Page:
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Will The A380 End Up Being Stretched?  
User currently offlineJean Leloup From Canada, joined Apr 2001, 2116 posts, RR: 19
Posted (11 years 7 months 6 days 14 hours ago) and read 3783 times:

I'm quite sure that a year (or more) ago, when the A380 was in earlier design phases, the plan was that an A380-900 would be developed, which would be a significant stretch from the basic -800 series, providing even higher capacity and better economics.

It seems that talk of this has died down, since in all the recent A380 discussions, I haven't heard anyone mention a larger A380. Perhaps with so many people speculating (inaccurately, in my opinion) that the A380 will be way too big and cause a great deal of hassle even in its basic form, Airbus has decided not to hype and even bigger plane. Also, it's possible that R&D is being focused on one 'variant' in order to minimize costs.

But I was recently reminded of this possibility again when, in another thread, it was mentioned that the A380's basic design actually looked proportionally short and stubby. The look of the plane might suggest that a stretched variant is very much in order. Even if the number of Pax on a standard A380 proves a problem, I would think that some airlines and definitely some freight companies would be interested in an A380-900, especially if it provided superior economics (and it really should.)

So, does anyone think we are likely to hear again of an A380-900? Perhaps once orders pick upt for the basic version, and the financial risk no longer looks to be so daunting?


Next flight.... who knows.
18 replies: All unread, jump to last
 
User currently offlineRayChuang From United States of America, joined Jun 2000, 8037 posts, RR: 5
Reply 1, posted (11 years 7 months 6 days 14 hours ago) and read 3757 times:

Actually, a more likely variant is the A380-700, a "shrink" version that will have more range than the A380-800. The A387 could be a perfect 747-400 replacement and with its much longer range, the very possibility of LHR-SYD non-stop may not be out of the question.  Wink/being sarcastic

User currently offlineIkarus From United Kingdom, joined Jan 2001, 3524 posts, RR: 2
Reply 2, posted (11 years 7 months 6 days 7 hours ago) and read 3631 times:

Sooner or later the chances are, it will be. A plane is designed with the structural redundancy and capacity to be stretched in mind. This means the first (basic) model is often somewhat heavier than it would be if it were never to be stretched. A stretch usually has better empty weight per passenger and therefore fuel efficiency. Also, I do not think the fuss about the initial A380 size is justified. The initial A380 is designed to fit anywhere that a 747 can go, I believe. A stretch would probably not be able to meet that criterion, so that's why it's likely to be delayed. But eventually, once airports upgrade and terminals & taxiways are built with A380s and larger things in mind, it will be produced (IF the basic A380 turns out to be a success)

User currently offlineSllevin From United States of America, joined Jan 2002, 3376 posts, RR: 6
Reply 3, posted (11 years 7 months 6 days 5 hours ago) and read 3550 times:

While there may be a shrink, I would expect the A380-800R, the heavier MTOW version of the A380, to be next on the development list, assuming that there's demand for it. Given the rather lukewarm orders for the 772LR and A345, I'm not sure that enhanced range is going to be a big seller.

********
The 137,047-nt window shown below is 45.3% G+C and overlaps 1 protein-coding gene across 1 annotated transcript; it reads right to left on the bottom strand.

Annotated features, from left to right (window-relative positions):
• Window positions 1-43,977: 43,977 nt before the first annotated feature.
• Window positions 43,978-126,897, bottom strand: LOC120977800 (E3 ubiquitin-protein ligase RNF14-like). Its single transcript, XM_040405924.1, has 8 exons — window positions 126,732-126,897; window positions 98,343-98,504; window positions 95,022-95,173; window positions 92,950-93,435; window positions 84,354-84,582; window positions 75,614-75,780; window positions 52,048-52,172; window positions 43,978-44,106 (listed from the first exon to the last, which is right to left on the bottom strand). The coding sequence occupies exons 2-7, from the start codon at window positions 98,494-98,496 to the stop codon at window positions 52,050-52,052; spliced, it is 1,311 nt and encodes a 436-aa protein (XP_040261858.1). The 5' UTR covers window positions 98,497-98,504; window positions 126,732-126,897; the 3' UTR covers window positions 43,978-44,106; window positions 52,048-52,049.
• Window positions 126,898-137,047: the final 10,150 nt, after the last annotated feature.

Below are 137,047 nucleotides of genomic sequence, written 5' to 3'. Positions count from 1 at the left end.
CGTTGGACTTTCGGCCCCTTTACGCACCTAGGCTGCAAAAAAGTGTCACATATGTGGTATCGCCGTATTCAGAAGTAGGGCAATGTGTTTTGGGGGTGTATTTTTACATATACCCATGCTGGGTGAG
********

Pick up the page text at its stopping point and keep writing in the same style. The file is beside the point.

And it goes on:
The A380-700 might be interesting. Much would depend on the actual economics of the aircraft. Also, the actual weight of the aircraft would be an issue. If the A380-700, fueled for the same destination as a 747-400 can carry the same passenger load at the same weight (i.e., ~900,000lbs), then clearly, it would totally displace the 747.

However, if the -700 weighs in at, say 1.15 million pounds to do the same job as the 747, even if the actual economics are better (i.e., the plane itself weighs more but burns less fuel in flight), an issue may arise with regards to being able to operate it out of airports that haven't upgraded to A380 standards.

Steve


User currently offlineBobrayner From United Kingdom, joined Apr 2003, 2227 posts, RR: 6
Reply 4, posted (11 years 7 months 6 days 4 hours ago) and read 3521 times:

Looking at the numbers, a vanilla A380-800 has 49% more usable floorspace than a 747-400, but the operating empty weight is 52% higher. That's despite the 380 benefiting from a "clean slate" design, the latest construction techniques, lightweight materials, &c...

That smells of over-engineering to me. It has *definitely* been built for stretching. I can't imagine Airbus thinking any other way. We could argue about possible markets, and how airports deal with the extra traffic, until we're blue in the face - but the base A380 design is clearly ready for a stretch.

Shrinking too - although an A380-stubby would have very tough competition from lighter aircraft, think of it like the A318  Smile



Cunning linguist
User currently offlineTsv From Australia, joined Nov 1999, 1641 posts, RR: 5
Reply 5, posted (11 years 7 months 6 days 2 hours ago) and read 3435 times:

The A3XX Briefing (1998 3rd Quarter) from Airbus listed the following models :

A3XX-50 Length 70.5m MTOW 508t Range 14 200km
A3XX-50R Length 70.5m MTOW 550t Range 16 200km
A3XX-100 Length 73.0m MTOW 540t Range 14 200km
A3XX-100R Length 73.0m MTOW 583t Range 16 200km
A3XX-200 Length 79.4m MTOW 583t Range 14 200km

I'm pretty sure there were later Briefings (after it was designated A380) but that was the latest one I had readily to hand.



"I told you I was ill ..." Spike Milligan
User currently offlineAA61hvy From United States of America, joined Nov 1999, 13977 posts, RR: 57
Reply 6, posted (11 years 7 months 6 days 2 hours ago) and read 3425 times:

Man, this thing is going to be aimed by terrorists, I could only imagine if it was streched. It's a sitting duck.


Go big or go home
User currently offlineIndianguy From , joined Dec 1969, posts, RR:
Reply 7, posted (11 years 7 months 6 days 1 hour ago) and read 3399 times:


Man, this thing is going to be aimed by terrorists, I could only imagine if it was streched. It's a sitting duck.